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A new kind of paternalism in surrogate decision-making? The case of Barnsley Hospitals NHS Foundation Trust v MSP
  1. Scott Y H Kim1,
  2. Alexander Ruck Keene2,3
  1. 1Department of Bioethics, National Institutes of Health, Bethesda, Maryland, USA
  2. 239 Essex Chambers, London, UK
  3. 3Dickson Poon School of Law, King's College London, London, UK
  1. Correspondence to Dr Scott Y H Kim, Department of Bioethics, National Institutes of Health, Bethesda, MD 20892, USA;{at}


The modern legal and ethical movement against traditional welfare paternalism in medical decision-making extends to how decisions are made for patients lacking decisional capacity, prioritising surrogates’ judgment about what patients would have decided over even their best interests. In England and Wales, the Mental Capacity Act 2005 follows this trend of prioritising the patient’s prior wishes, values and beliefs but the dominant interpretation in life-sustaining treatment cases does so by in effect calling those values the ‘best interests’ of the patient and focusing nearly exclusively on the ‘subjective’ viewpoint of the patient. In this article, we examine the recent Court of Protection judgment in Barnsley Hospitals NHS Foundation Trust v MSP [2020] EWCOP 26, which adhered closely to this approach, to suggest that it could have unexpected negative consequences. These include insufficient information gathering about and attention to patients’ objective medical interests, inadequacy of the evidentiary standard used for the substituted decision-making and, in some cases, even prioritising a surrogate’s current substituted judgment over the potential for an actual judgment by the patient.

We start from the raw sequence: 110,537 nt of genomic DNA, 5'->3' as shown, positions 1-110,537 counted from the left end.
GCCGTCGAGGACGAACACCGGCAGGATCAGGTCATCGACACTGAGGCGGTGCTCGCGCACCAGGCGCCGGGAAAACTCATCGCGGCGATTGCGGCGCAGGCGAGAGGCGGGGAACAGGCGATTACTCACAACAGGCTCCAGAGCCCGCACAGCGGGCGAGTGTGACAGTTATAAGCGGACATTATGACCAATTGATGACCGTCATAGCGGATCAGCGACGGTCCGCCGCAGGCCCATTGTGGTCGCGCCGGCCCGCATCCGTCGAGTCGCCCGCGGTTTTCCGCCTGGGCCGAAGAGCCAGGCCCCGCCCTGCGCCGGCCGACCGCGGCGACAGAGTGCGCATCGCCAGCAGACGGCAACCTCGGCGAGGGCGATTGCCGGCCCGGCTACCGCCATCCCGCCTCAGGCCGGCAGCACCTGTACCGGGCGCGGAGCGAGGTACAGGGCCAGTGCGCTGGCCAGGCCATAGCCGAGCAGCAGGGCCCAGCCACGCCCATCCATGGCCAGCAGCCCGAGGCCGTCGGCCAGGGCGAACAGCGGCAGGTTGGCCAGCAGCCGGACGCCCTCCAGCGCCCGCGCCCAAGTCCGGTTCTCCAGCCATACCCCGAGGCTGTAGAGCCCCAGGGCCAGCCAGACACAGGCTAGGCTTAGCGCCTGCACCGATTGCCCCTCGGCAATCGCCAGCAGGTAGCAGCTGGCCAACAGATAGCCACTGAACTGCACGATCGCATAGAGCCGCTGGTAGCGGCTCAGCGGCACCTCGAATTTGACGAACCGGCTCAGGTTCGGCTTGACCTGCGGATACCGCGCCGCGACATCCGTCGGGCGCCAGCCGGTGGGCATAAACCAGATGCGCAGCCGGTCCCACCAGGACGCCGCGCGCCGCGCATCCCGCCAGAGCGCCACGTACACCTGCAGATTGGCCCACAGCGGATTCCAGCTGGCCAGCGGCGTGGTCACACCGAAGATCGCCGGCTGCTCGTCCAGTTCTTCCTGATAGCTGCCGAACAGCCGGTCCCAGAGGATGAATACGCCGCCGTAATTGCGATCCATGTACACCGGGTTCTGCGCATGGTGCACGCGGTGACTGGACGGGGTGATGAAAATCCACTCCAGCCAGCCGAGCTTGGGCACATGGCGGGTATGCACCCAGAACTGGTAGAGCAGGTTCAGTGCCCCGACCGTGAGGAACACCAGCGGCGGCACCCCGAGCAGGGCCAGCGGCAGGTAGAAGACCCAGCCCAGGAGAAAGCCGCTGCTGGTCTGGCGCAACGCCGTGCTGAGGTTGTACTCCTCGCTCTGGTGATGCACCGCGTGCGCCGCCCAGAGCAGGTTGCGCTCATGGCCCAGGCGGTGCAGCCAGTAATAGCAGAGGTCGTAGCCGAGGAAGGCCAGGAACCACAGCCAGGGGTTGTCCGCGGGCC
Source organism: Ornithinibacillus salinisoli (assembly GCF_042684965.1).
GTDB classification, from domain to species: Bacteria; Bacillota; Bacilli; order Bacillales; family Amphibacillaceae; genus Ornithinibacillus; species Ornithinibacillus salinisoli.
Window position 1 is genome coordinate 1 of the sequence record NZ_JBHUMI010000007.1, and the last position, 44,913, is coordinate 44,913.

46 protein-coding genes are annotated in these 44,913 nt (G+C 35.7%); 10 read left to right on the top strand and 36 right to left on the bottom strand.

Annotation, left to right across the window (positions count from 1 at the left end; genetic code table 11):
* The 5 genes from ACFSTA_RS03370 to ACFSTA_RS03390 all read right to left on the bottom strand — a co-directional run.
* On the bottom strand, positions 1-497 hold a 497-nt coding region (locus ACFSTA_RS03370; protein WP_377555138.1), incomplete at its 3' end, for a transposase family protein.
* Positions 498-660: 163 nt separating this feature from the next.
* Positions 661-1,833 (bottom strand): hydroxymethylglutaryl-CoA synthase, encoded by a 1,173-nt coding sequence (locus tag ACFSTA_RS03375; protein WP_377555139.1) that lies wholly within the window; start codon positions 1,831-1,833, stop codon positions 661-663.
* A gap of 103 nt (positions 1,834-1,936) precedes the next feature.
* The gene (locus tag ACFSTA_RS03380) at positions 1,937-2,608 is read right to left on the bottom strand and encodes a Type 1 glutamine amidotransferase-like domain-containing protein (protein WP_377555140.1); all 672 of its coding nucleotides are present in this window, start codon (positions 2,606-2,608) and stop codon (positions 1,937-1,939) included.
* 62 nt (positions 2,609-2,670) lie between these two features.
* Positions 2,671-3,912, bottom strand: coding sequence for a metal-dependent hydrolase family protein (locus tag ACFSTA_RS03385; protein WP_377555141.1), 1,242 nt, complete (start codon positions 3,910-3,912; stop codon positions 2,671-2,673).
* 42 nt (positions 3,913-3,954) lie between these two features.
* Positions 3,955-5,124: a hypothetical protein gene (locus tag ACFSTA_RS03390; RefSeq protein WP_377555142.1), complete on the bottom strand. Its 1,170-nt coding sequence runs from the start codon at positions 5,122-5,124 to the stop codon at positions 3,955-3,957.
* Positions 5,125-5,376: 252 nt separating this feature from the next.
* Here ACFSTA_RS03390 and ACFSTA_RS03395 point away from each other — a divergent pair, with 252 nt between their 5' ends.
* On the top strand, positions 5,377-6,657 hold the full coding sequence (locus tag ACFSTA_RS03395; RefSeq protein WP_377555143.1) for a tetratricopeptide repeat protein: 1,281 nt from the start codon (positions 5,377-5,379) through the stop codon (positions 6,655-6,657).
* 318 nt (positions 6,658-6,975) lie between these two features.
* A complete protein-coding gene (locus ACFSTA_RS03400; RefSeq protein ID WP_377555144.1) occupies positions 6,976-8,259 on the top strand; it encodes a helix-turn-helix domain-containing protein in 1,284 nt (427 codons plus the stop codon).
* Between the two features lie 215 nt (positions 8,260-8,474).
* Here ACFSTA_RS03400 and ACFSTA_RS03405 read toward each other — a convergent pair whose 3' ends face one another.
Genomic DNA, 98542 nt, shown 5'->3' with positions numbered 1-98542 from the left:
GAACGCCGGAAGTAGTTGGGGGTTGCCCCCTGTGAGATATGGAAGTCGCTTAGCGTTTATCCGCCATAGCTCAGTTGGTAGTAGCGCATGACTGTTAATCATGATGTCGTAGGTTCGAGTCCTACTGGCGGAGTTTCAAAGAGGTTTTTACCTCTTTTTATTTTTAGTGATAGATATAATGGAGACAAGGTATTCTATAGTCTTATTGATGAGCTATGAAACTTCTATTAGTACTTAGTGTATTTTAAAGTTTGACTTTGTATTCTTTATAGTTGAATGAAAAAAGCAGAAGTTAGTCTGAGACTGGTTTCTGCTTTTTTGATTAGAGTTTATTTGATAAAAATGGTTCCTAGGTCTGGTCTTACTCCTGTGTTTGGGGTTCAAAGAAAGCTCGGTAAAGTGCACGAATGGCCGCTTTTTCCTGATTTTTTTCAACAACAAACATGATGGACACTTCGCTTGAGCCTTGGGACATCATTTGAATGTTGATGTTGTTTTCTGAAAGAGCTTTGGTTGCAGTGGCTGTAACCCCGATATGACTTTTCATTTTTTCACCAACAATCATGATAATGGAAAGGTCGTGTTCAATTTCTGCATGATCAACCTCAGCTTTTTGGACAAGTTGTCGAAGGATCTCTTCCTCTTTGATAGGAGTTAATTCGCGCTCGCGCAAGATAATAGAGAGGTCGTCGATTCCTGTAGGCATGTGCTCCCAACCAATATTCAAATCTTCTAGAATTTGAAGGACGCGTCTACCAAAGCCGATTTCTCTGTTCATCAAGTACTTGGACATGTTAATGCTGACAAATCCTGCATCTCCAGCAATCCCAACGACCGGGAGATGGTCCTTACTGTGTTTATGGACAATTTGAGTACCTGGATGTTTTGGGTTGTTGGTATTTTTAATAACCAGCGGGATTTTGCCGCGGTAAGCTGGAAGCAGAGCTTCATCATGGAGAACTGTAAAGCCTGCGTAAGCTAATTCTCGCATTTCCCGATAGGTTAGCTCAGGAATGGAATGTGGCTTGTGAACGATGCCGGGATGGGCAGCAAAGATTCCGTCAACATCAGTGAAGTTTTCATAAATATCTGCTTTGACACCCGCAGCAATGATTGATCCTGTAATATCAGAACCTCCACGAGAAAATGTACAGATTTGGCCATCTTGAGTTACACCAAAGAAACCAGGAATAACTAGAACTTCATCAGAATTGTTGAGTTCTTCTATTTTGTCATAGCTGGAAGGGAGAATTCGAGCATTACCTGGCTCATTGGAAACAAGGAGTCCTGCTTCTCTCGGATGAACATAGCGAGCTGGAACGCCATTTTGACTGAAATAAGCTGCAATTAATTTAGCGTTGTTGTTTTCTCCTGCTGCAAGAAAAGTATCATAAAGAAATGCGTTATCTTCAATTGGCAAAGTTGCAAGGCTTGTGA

• decision-making
  • competence/incompetence
  • end of life care
  • legal aspects

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  • Twitter @scottbioethics

  • Contributors Both SYK and ARK conceived and planned the paper, wrote complementary parts of first draft and approved the final draft.

  • Funding Funded in part by the Intramural Research Program of the NIH (CL010542).

  • Disclaimer The ideas and opinions expressed are the authors’ own; they do not represent any position or policy of the National Institutes of Health, the Department of Health and Human Services or the US government.

  • Competing interests None declared.

  • Patient consent for publication Not required.

  • Provenance and peer review Not commissioned; externally peer reviewed.

  • Data availability statement The court judgment is in a public, open access repository.

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